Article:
Sober Living: Transition to Your New Life
Transitional Housing Can Strengthen Your Sobriety
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What is Sober Living?
Also called “Transitional living,” sober living is a place where recovering addicts and alcoholics can live before they transition into normal life. Many people go into sober living after traditional drug detox and drug rehab to strengthen their recovery. A sober living is often a house or apartment inhabited by other people trying to stay sober. There is usually some structure like curfews, drug tests and chores, but there may not be quite as many scheduled activities as drug rehab. Sober living provides structure and accountability while we learn to experience everyday life without drugs or alcohol. Living with sober peers with a common goal strengthens our coping skills, provides additional healing after drug rehab, and prepares us for the ups and downs of normal life.
How is Sober Living Beneficial?
Living with others who know the struggles of addiction can build life long bonds. As we learn ways to cope and stay sober, we can help others learn as well. With common intention comes strength. In sober living we can help each other get to 12 step meetings, provide advice or a caring ear, and also share the joys of sobriety. Studies have found that living at least 6 months in the supportive community structure of a sober living significantly decreases the chances that you will relapse. Support through community and personal connection gives us the stability we need.
Freedom from Triggers
Often, 30 or 60 days of drug rehab is just not enough. A lifetime of addictive behavior patterns do not go away magically. In sober living, there is distance between where we live now and where we used to live. A new environment away from old friends, dealers and familiar places can keep us from temptation as we heal and become stronger. With time and personal work, we can return home and not be tempted to take drugs or drink alcohol. Sober living gives us time away from distractions in a protected environment.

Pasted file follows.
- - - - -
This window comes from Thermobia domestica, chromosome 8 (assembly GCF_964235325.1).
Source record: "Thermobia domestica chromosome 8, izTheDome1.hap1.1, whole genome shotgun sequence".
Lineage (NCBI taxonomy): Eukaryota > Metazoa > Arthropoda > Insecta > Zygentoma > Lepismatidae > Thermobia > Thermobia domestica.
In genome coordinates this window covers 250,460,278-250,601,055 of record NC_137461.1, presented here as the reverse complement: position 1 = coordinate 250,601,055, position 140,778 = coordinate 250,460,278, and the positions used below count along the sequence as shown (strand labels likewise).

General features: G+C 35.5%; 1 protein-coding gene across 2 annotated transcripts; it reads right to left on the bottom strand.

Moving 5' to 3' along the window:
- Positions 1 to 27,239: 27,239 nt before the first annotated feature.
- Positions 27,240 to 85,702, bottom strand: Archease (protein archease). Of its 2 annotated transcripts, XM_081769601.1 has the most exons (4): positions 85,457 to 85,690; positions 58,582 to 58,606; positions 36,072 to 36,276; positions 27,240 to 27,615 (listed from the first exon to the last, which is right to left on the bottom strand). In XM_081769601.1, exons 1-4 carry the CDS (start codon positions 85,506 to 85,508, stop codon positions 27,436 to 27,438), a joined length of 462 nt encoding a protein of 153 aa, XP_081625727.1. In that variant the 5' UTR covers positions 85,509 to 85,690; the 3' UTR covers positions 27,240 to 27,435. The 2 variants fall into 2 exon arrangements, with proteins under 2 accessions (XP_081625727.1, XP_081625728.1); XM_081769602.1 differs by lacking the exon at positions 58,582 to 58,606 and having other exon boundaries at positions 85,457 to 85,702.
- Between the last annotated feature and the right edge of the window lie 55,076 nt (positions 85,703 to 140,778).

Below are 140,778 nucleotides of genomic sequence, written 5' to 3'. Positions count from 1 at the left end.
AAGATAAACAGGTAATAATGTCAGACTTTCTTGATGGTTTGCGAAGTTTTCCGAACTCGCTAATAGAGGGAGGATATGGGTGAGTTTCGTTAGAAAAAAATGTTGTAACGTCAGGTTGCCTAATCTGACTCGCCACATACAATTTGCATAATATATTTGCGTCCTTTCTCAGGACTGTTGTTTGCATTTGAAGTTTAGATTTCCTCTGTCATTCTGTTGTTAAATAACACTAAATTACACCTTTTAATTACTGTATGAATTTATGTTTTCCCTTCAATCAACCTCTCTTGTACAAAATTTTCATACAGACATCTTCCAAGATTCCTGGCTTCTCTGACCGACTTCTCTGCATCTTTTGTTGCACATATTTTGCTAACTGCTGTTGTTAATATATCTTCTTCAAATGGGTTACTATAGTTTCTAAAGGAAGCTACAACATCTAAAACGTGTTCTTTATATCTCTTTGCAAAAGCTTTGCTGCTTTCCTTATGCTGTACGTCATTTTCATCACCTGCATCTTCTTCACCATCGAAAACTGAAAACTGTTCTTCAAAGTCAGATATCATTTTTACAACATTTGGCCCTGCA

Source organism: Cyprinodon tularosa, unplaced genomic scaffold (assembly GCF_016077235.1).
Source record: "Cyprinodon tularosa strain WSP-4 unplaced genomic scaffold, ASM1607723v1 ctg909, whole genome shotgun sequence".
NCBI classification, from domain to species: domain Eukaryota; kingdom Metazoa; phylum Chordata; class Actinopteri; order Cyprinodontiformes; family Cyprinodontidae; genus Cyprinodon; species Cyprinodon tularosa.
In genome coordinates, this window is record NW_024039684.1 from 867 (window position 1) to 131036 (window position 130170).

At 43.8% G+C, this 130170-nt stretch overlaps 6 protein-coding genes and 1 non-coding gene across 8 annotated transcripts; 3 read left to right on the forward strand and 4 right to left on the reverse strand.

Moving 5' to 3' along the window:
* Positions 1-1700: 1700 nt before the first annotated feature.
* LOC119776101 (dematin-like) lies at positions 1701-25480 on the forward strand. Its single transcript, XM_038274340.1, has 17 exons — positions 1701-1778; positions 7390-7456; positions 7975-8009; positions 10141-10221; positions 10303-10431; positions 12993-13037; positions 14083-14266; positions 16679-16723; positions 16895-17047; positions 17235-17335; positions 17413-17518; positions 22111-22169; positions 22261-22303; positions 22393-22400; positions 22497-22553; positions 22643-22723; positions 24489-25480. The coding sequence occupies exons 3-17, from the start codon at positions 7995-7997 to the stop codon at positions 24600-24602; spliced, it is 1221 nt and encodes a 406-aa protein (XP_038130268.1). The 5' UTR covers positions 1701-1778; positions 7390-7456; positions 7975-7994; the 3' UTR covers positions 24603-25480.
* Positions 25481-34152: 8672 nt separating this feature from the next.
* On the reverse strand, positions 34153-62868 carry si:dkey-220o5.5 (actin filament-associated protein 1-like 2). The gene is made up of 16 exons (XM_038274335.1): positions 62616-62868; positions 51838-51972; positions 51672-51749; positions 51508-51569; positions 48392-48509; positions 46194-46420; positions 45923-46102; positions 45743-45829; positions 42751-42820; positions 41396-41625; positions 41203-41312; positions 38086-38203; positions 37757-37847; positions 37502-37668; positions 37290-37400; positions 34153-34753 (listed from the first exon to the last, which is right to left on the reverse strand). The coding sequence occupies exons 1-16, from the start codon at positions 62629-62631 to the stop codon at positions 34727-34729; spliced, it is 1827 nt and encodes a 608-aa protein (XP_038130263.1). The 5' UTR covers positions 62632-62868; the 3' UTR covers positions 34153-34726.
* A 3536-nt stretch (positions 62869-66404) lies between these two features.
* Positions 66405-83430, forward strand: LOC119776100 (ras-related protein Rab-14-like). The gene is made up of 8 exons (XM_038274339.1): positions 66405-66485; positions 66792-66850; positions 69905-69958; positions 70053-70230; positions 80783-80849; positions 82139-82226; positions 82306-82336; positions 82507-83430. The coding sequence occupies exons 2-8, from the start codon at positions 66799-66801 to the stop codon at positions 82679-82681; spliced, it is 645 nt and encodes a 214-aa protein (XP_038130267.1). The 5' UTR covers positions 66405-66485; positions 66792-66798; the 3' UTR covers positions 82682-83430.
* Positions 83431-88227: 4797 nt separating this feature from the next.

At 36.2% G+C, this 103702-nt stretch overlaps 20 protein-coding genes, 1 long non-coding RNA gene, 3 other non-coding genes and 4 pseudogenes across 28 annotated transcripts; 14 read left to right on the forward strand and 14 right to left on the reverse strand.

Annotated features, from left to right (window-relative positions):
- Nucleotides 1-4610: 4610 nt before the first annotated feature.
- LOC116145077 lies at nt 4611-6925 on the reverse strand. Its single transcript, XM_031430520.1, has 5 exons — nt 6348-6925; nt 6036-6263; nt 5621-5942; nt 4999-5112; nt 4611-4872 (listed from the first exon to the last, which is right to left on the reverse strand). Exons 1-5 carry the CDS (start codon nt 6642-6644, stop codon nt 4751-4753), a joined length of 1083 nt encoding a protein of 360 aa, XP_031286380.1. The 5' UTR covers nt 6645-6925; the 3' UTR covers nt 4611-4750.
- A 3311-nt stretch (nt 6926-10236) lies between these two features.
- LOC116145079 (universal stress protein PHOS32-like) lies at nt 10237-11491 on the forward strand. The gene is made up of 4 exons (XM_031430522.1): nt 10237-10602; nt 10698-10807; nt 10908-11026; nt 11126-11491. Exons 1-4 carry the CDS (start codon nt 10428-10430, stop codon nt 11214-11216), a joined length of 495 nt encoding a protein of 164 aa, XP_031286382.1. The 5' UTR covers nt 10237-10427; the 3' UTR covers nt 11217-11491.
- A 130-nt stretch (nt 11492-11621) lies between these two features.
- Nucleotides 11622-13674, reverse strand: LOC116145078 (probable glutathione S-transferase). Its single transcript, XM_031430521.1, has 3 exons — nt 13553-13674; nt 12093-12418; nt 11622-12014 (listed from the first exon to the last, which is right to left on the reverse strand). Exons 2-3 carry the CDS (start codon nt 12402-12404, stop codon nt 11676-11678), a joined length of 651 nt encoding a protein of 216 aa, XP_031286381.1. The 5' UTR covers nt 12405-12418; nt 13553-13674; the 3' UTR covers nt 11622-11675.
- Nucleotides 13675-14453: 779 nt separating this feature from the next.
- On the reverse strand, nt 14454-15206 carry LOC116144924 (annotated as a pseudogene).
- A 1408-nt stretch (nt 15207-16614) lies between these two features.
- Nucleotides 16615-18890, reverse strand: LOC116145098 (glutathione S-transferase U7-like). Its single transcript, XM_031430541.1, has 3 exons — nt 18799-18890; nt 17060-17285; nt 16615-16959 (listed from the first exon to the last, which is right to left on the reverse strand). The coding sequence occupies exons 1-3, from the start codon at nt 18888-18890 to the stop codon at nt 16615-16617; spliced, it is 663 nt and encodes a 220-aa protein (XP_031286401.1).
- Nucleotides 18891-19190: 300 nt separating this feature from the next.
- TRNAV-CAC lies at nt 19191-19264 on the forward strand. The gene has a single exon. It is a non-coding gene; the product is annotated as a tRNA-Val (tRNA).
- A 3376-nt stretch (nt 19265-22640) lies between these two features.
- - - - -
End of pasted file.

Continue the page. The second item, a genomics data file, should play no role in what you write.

It takes time to adjust to sobriety. Many of us did just about everything while drunk or high. How do we relate with others without drugs? How do we get a job and keep it without a glass of wine after a shift? How do we date? We can only learn how to do these things by doing them. Each time we make it through a work day and lay our head on the pillow sober, it is a victory and it makes us stronger. Living in a transitional setting where we have the support of others helps us make it through. And, with practice, we develop new habits and coping mechanisms. Having the time to relearn life in a sober setting is a luxury and a gift.
Having to do chores or being drug tested may not sound like fun, but they can be just what we need when we are newly sober. Most sober living arrangements require periodic drug testing to make sure everyone is staying sober. This is as much for your protection as it is for others. It can be a comfort to know that everyone you live with is staying away from drugs and alcohol. Knowing we are responsible for chores and going to meetings keeps us active and out of self-pity.